115th Annual Conference - Honolulu, Hawaii
Friday, November 10 - Sunday, November 12, 2017

Ein Dreieck, keine Gerade: Queer Time in Olga Grjasnowa’s Die Juristische Unschärfe Einer Ehe (2014)

Julia Koxholt, University of Illinois at Chicago

In my reading of Olga Grjasnowa's Die juristische Unschärfe einer Ehe (2014), I argue that Grjasnowa playfully “queers,” i.e. subverts conventional and normative notions of storytelling and lifestyle in form and content, as the work oscillates between  traditional modes and breaks with them. Grjasnowa challenges futurity and teleological modes, and instead depicts “queer” constructions of time such as nostalgia, an intensified focus on the present, as I will argue by drawing on works by Judith Halberstam, Heather Love, Lee Edelman, and others.

Proposal: 

Olga Grjasnowa was born in Azerbaijan in 1984, and her family relocated to Germany as Russian-Jewish quota refugees when she was 12 years old. She studied in Germany, Israel, Poland, and Russia, and has by now published three novels in German. In my paper, I will focus on her second novel Die juristische Unschärfe einer Ehe (2014), which depicts the relationship between Leyla, Altay, and Jonoun, who all are emigrants living in Berlin. Leyla and Altay are married as a strategy to escape their parents’ influence over their lives and to be able to live their homosexual and polygamous desires, and Jonoun becomes Layla’s partner for a while. In my reading of the novel, I argue that Grjasnowa playfully “queers,” i.e. subverts conventional and normative notions of storytelling and lifestyle in form and content, as the work oscillates between adhering to traditional modes and breaking with them. In doing so, she makes her readers aware of these conventions, expectations, and therefore invites us to reevaluate them.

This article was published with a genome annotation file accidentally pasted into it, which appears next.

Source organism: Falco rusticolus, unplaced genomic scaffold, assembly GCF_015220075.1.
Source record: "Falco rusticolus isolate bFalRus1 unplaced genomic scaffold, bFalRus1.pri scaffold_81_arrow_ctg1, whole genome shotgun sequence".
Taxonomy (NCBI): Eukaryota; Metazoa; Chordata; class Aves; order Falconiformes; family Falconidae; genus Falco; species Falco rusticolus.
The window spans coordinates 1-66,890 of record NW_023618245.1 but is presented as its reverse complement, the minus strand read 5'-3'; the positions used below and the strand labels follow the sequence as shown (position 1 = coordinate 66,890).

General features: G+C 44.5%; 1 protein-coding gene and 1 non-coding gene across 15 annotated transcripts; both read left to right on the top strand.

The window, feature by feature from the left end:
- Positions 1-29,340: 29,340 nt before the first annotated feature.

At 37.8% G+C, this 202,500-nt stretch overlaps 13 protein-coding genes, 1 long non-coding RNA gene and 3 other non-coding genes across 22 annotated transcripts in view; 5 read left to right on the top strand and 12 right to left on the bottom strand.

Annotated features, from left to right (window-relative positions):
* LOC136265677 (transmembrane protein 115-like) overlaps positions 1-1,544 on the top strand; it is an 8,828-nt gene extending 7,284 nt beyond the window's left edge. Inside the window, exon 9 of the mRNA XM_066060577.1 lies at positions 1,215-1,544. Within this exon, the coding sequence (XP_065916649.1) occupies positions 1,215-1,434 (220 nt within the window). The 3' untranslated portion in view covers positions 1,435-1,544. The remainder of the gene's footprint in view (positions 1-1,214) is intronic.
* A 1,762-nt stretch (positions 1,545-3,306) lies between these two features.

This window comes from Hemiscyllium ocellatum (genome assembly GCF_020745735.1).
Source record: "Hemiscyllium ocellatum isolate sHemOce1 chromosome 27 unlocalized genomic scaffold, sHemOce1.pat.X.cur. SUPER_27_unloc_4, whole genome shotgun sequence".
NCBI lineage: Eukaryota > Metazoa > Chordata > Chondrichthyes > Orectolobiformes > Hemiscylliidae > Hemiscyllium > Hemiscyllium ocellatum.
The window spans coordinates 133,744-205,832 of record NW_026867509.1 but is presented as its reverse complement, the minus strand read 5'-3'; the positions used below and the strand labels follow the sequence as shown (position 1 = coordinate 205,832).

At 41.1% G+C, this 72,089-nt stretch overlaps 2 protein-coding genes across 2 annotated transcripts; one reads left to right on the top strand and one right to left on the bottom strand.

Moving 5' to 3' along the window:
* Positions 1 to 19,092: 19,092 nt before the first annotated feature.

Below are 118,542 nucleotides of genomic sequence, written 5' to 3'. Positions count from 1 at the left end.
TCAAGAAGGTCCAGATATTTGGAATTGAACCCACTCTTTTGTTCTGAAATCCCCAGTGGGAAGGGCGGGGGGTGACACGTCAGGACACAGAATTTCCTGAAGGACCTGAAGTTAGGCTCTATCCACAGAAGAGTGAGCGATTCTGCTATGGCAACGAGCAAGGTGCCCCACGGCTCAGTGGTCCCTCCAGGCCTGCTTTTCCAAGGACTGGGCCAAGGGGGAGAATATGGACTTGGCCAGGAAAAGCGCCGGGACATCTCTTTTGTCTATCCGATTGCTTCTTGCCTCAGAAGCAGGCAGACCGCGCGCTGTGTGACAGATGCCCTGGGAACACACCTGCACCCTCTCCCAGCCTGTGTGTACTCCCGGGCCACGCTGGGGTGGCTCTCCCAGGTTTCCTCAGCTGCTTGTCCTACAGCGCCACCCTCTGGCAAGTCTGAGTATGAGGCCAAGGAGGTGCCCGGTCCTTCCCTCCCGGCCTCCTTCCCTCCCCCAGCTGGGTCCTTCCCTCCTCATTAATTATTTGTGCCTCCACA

Grjasnowa challenges futurity and teleological modes, and instead depicts “queer” constructions of time such as nostalgia, an intensified focus on the present, and offers an approach in storytelling that goes against teleological perspectives, as I will argue by drawing on works by Judith Halberstam, Heather Love, Lee Edelman, and others.

In this paper, I hope to show that while the work’s structure and content do not radically defy traditional, normative and binary notions of the novel or modes of living, sexuality, and partnership, they certainly make the reader aware of intrinsic issues by queering those concepts and offering alternatives. I argue that the novel, by means of queering linearity, makes a case for viewing identity and sexuality as fluid rather than stable and definable within categories.

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